One great place to start your job search is by reviewing our Weekly Opportunities Email, which features the latest job openings in the fields of politics, advocacy, and government. You are automatically subscribed to the Weekly Opportunities Email after you upload your resume to our site Visit this section for additional resources in your job search.

Take a Moment to Reflect

Take a step back to look at patterns and trends in your work experiences to determine what social and cultural aspects you are looking for in a job, team, and workplace. For places where you’ve had positive experiences, reach out to your former boss and/or coworkers to see if they have any job leads.

  • Did you have a great manager who encouraged and supported you?
  • Was your team supportive?
  • How were the benefits?
  • What type of work culture do you enjoy?
  • Were you learning?
  • What do you value in a workplace?

TIP: Reach out to folks within your network (former coworkers, boss, friends, etc.) to let them know that you are searching for a job. If your peers are job hunting too, share and exchange job postings with each other.

You are not alone: Finding a new job takes time. It may feel daunting but know that you are not alone. Surround yourself with people who believe in you and can encourage you when times get rough.

Revisit Your Resume: When you are applying for a new job, you want your resume to reflect the new skills that you’ve gained to tell your professional story. Check out our Revisiting Your Resume Guide for more details.

For some positions, you may be required to submit a cover letter. Check out our Cover Letter Training for more details!

TIP: Keep in mind that for a network to be sustainable, treat people within your network the same way that you would like to be treated. This means following up and sending thank you notes and being supportive and helpful to the person who has been helping you in the future. Check out our Networking Training to learn more!

What Type of Job Are You Looking For

Now that you are further along your career, consider what aspects you are looking for in a job and what skill sets can help you get there. For instance, if you are trying to move from an organizing role to a data role think about what skills you attained while working as an organizer that are related to the data role position. As you search for a new job, consider signing up for a course on data science, watch tutorials, or ask an industry insider for tips on how to make the transition.

Ask your colleagues and friends for feedback on your strengths and weaknesses. Use this information to help you create goals. Other factors that you want to consider are geographic location, how long can you sustain yourself financially in the interim, etc.

TIP: If your objective is to transition into a different sector, take the time to sit down (or set up a call) with someone you trust who works in that field. Ask for their honest feedback and assessment of where you are and how you can make that jump.

For presidential campaigns, there is an understanding that out of the 25 Democratic candidates only one individual will become the nominee. What this means for you is that once the presidential nominee has been selected, there will be a hiring surge to turn out voters in November.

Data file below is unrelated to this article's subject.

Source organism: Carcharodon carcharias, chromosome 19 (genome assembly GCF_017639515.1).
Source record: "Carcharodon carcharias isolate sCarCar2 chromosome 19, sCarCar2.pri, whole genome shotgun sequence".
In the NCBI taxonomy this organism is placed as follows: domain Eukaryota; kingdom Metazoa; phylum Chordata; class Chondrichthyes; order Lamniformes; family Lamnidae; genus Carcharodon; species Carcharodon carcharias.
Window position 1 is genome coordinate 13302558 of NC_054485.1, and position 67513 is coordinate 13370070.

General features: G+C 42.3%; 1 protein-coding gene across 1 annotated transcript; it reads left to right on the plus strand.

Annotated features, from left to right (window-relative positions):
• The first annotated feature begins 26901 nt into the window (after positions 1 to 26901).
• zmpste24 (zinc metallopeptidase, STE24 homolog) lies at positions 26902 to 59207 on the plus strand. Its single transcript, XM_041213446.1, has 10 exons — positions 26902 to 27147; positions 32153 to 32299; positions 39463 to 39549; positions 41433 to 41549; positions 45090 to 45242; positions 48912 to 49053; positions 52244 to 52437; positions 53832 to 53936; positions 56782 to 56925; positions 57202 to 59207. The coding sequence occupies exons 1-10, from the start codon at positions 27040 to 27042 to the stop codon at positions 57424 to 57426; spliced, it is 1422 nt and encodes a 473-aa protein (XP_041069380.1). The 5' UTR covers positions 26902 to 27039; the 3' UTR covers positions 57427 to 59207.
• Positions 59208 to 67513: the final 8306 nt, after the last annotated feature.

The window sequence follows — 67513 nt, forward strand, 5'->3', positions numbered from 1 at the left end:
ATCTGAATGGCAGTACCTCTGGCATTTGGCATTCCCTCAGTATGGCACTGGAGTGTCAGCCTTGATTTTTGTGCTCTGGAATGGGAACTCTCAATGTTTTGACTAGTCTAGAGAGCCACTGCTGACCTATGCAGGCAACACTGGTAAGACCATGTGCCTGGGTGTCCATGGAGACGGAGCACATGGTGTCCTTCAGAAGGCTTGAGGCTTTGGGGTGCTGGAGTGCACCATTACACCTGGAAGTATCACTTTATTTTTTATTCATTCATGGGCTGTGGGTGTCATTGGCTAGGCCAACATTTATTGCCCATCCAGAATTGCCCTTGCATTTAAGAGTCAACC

There may be a hiring lull as campaigns restructure, but the remaining candidates may continue to hire in an attempt to grab the nomination.

There will also be hiring booms among Down Ballot candidates and advocacy organizations. These hiring booms can offer great opportunities for folks who worked on specific issues (i.e. concentration in environment, voter protection, foreign policy, etc.).

It’s common for folks to move on and work in different sectors. Determine which industry you want to work in as each has different work cultures, styles, and opportunities for growth.

You know the job market in your area better than anyone else. If the job is in a different state or city, write a pros and cons list to help you determine if this move is right for you. Some factors to consider are family, rent, cost to relocate, etc. If relocation is not an option, consider focusing your job search on remote and local positions.

The responsibility of paying bills never goes away. Keep in mind of how much time you have before you tap into your emergency savings and walk through your various options of how to keep yourself afloat in the interim.

Sometimes you’ll find that the position that you are looking for has yet to be created. If you’re interested in starting your own business, work through what it is that you want to offer and reach out to folks who have started their own businesses to learn more about the process.

TIP: Reach out and build relationships with other campaign staff and prepare yourself for opportunities when the presidential nominee begins massive hiring.

Know Where to Find Jobs

Part of the trick to finding a new job is knowing where to find job opportunities. We highly recommend that you check out our Weekly Opportunities List which features the latest job openings in politics, advocacy, and government. To subscribe to our Weekly Opportunities Email, upload your resume to Here are a few other job boards that we recommend checking out.

TIP: Often times organizations will take down old postings. Keep copies of all of the job descriptions for positions that you have applied for. Having copies of job descriptions will allow you to easily access it (especially when you are invited to interview) in addition to helping you assess whether or not you are applying for similar positions or not and indicates how much time has passed since you’ve applied for the position in comparison to when you heard back.

All photos used in the Post-Campaign Guide are accredited to People of Color in Tech.